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What is Extrinsic Motivation?

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  • Written By: Lindsay Kahl
  • Edited By: A. Joseph
  • Last Modified Date: 14 November 2016
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Motivation can be defined as the willingness to act or the internal mechanism that stimulates goal-oriented behavior. For humans, there typically are two types of motivation: intrinsic and extrinsic. Extrinsic motivation comes from outside of the individual.

Some examples of sources of extrinsic motivation are grading systems, trophies, popularity or money. Extrinsic motivation might also be negative, as is the case with punishments or coercion. In any case, this type of motivation is rooted in external sources; it comes from the individual’s environment, rather than from within the individual.

Extrinsic motivation is present throughout a person’s life. As a child, an individual experiences it in the form of grades on tests and assignments or in the form of increased popularity that is the result of certain behavior. In adulthood, an individual experiences it in the form of his or her paycheck, status or recognition and even everyday things such as credit card rewards or incentives.

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The other type of motivation is intrinsic. This can be differentiated from extrinsic in that the motivation comes from benefits that are inherent to the activity or behavior itself. Intrinsic motivation comes from inside the individual; the motivation is present because the person enjoys a certain task or behavior, feels a sense of satisfaction working on it or feels pleasure upon completing it. An intrinsically motivated person might still seek reward for behavior, but the reward will not be the only purpose for the behavior. One example of intrinsic motivation is when a person works on Sudoku puzzles simply because he or she finds pleasure in the activity.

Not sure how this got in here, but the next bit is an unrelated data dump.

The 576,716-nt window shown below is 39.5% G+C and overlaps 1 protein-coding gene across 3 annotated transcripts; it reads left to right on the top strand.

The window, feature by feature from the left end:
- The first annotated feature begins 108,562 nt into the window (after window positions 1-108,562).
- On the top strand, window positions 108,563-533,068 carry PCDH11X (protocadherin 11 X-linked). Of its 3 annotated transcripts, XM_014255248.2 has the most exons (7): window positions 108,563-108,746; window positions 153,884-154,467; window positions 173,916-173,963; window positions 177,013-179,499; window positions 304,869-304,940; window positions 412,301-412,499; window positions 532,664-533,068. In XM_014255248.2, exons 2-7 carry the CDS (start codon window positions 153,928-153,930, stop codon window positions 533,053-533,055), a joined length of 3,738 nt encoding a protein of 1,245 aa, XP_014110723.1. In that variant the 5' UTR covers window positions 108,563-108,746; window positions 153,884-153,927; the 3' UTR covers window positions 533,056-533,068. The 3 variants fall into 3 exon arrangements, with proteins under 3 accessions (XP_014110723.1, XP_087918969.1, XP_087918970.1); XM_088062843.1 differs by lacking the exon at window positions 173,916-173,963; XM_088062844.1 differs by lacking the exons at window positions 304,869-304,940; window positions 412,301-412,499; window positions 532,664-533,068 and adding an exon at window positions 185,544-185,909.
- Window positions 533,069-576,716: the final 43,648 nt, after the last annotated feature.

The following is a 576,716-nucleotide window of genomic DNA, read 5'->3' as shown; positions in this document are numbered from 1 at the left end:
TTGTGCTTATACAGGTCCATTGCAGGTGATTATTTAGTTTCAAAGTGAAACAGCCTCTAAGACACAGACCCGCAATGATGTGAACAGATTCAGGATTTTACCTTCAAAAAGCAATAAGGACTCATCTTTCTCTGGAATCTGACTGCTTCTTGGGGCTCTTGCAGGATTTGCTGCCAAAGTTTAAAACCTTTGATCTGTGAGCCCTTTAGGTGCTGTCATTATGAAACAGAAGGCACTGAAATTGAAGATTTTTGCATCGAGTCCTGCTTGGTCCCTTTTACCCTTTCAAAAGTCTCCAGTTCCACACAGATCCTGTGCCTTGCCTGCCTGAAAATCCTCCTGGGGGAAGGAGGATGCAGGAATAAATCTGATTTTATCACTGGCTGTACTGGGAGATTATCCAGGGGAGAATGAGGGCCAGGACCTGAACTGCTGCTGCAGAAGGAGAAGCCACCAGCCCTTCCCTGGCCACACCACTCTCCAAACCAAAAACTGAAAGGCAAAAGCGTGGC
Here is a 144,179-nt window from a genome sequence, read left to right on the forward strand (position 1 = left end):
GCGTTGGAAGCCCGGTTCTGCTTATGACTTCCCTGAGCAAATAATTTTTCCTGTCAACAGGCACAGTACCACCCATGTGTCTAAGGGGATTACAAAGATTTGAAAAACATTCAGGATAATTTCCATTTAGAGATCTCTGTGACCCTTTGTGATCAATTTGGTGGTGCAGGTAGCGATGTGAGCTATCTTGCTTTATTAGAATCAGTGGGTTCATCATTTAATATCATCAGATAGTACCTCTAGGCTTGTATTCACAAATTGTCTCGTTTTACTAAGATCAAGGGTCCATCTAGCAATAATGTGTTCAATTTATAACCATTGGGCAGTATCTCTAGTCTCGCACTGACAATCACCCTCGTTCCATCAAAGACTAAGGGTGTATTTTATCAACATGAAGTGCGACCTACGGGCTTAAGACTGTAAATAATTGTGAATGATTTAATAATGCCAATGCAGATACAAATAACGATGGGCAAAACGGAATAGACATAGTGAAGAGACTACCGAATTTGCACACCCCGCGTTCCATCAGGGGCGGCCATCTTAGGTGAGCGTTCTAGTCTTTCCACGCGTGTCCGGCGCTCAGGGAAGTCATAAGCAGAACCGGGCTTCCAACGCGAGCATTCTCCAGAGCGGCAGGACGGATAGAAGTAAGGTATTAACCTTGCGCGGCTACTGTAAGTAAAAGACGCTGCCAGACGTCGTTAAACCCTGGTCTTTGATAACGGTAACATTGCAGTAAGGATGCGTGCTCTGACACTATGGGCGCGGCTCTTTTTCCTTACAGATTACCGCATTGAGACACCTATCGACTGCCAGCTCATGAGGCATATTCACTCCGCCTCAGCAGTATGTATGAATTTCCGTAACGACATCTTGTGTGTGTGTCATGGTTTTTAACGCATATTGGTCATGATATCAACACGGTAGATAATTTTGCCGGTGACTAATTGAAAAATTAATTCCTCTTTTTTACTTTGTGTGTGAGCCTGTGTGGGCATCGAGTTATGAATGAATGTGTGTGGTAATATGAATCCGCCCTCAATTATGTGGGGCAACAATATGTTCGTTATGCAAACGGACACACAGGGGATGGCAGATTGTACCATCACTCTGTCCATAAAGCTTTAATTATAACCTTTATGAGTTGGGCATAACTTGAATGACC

Extrinsic motivation can be highly effective in eliciting certain behaviors. A person who is extrinsically motivated might work on a task even if he or she has no interest in it, solely for the purpose of receiving the anticipated reward or avoiding punishment. Because of this, the individual might become more focused on the reward and less focused on the task itself and might cease completing the task when the reward is no longer available.

There are negative aspects to extrinsic motivation. Research indicates that receiving extrinsic rewards might reduce a person’s level of intrinsic motivation. When a person is rewarded for a task, what reason does he or she have to complete the task for nothing? Additionally, extrinsic motivation cannot be sustained; when the punishment or reward stays at the same level over a period of time, motivation diminishes, and the individual requires greater rewards or punishment for the same behavior.

Extrinsic motivation might be immediately successful and easy to use, but external rewards typically are not effective over the long term. Intrinsic motivation, on the other hand, can be self-sustaining and enduring. Research shows that this type of motivation is more often associated with ongoing academic success than the extrinsic type.

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